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I want to write code for Ruby in a more Ruby-like style and ran into a problem when working with argument passing.

I have to see if ABC is nil or not. If ABC is nil, I would pass another symbol into dosomething, if not I would pass another type of hash value to compute.

Since Ruby is not like Java, it can pass a different type of argument (different keys).

How can I make the following code more beautiful?

Merging do_manything, do_otherthings, do_manythings_again into a single function is not the answer I because I would call dosomething in many places in my code:

if ABC.nil?
Apple.dosomething (:foo => DEF) { |a| 
     a.do_manything
     a.do_otherthings
     a.do_manythings_again  
}
else
Apple.dosomething (:bar => ABC) { |a| 
     a.do_manything
     a.do_otherthings
     a.do_manythings_again  
}
end
share|improve this question
    
unless ABC can be nil and false (so you need to tell one from the another), it's not idiomatic to write an explicit .nil? check. –  tokland May 3 '12 at 17:29

3 Answers 3

up vote 2 down vote accepted

You can either switch the hash you send:

opts = ABC.nil? ? {foo:DEF} : {bar:ABC}
Apple.dosomething(opts) do |a|
  do_many_things
  do_other_things
  do_many_things_again
end

...or you can pass a lambda as the block:

stuff_to_do = ->(a) do
  do_many_things
  do_other_things
  do_many_things_again
end

if ABC.nil?
  Apple.dosomething(foo:DEF,&stuff_to_do)
else
  Apple.dosomething(bar:ABC,&stuff_to_do)
end
share|improve this answer

Using the ternary operator.

Apple.dosomething (ABC.nil? ? {foo:DEF} : {bar:ABC}) do |a|
  a.do_manything
  a.do_otherthings
  a.do_manythings_again
end

Here is the format condition ? return_if_true : return_if_false

share|improve this answer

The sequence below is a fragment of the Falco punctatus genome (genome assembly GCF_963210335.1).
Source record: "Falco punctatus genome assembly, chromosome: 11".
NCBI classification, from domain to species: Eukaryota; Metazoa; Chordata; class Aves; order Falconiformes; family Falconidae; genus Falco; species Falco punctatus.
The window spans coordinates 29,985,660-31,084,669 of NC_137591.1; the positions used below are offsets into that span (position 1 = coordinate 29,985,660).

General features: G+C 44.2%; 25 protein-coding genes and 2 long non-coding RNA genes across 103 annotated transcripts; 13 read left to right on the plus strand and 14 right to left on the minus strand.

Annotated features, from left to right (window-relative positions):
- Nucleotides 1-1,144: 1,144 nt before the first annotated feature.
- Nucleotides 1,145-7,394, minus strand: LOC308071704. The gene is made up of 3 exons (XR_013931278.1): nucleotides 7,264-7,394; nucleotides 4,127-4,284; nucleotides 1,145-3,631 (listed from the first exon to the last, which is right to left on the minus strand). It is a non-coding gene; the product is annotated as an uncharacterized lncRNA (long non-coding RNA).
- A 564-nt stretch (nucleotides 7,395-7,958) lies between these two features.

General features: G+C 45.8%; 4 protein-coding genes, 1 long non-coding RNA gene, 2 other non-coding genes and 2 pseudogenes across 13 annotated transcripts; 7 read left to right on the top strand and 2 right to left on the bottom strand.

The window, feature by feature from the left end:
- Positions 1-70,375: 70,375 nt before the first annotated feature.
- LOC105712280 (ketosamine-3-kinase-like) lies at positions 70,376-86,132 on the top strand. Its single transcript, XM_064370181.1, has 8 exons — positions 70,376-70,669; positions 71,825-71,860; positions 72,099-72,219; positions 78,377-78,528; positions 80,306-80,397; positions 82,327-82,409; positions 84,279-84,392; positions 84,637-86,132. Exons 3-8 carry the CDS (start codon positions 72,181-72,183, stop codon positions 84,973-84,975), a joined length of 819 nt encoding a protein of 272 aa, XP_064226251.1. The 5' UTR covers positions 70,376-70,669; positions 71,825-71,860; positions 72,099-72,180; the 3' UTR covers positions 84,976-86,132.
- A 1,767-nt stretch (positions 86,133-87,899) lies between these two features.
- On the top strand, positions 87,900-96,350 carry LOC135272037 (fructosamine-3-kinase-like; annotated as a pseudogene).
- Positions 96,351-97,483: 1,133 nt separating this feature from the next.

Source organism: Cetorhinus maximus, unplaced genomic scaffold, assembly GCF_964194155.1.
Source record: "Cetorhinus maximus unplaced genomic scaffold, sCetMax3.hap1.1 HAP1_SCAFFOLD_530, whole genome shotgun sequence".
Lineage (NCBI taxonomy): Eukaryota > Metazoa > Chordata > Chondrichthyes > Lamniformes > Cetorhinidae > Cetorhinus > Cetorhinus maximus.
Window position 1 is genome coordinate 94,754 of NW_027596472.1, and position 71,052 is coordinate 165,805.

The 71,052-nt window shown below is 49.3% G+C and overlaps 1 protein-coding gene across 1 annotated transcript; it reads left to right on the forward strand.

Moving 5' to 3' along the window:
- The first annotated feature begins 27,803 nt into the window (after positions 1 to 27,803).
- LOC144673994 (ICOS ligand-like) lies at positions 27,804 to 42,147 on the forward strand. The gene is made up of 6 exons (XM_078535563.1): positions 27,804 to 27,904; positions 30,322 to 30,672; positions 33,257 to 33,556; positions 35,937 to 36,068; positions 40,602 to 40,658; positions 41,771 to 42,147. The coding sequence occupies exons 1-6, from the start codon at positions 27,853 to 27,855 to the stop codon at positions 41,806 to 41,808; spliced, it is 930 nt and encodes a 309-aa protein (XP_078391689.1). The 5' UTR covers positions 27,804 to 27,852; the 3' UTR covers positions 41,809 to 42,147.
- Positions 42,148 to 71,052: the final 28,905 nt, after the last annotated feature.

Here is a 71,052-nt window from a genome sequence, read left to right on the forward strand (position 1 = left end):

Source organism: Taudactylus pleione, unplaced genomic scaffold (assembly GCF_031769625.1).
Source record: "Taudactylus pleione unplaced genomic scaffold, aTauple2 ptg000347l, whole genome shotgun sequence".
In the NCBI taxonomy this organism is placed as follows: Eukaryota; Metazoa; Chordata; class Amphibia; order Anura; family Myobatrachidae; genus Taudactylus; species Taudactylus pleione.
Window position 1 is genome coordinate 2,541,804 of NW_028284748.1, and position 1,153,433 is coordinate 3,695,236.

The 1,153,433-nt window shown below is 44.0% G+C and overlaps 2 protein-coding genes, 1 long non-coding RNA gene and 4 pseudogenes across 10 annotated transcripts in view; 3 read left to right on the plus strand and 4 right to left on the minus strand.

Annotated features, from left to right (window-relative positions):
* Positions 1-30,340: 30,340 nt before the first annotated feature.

In a code review I'd argue that putting a ternary statement in the method call is not good practice. –  the Tin Man May 3 '12 at 20:01
    
Since it makes it harder to read ? or... –  Kassym Dorsel May 3 '12 at 20:09
2  
Yes. Harder to read/more complicated -- though we can write that way, think of the long-term maintenance or what someone else would think as they encounter it. Any time we have to stop to parse out the code in our head we increase the chance of a bug. This particular use is fairly safe because it's a simple example. Imagine a method with a bunch of parameters, or a large hash initialization using ternary assignments, vs. one without, and find a happy medium of readability and conciseness. –  the Tin Man May 3 '12 at 20:36

You could do this:

options = if ABC.nil? then { foo: DEF } else { bar: ABC } end

Apple.do_something options do |apple| 
  apple.instance_eval do
    do_many_things
    do_other_things
    do_many_things_again
  end
end

By convention, words in names and identifiers are separated by underscores (_) and do/end is used for multiple-line blocks.

Also, I believe this question belongs on Code Review.

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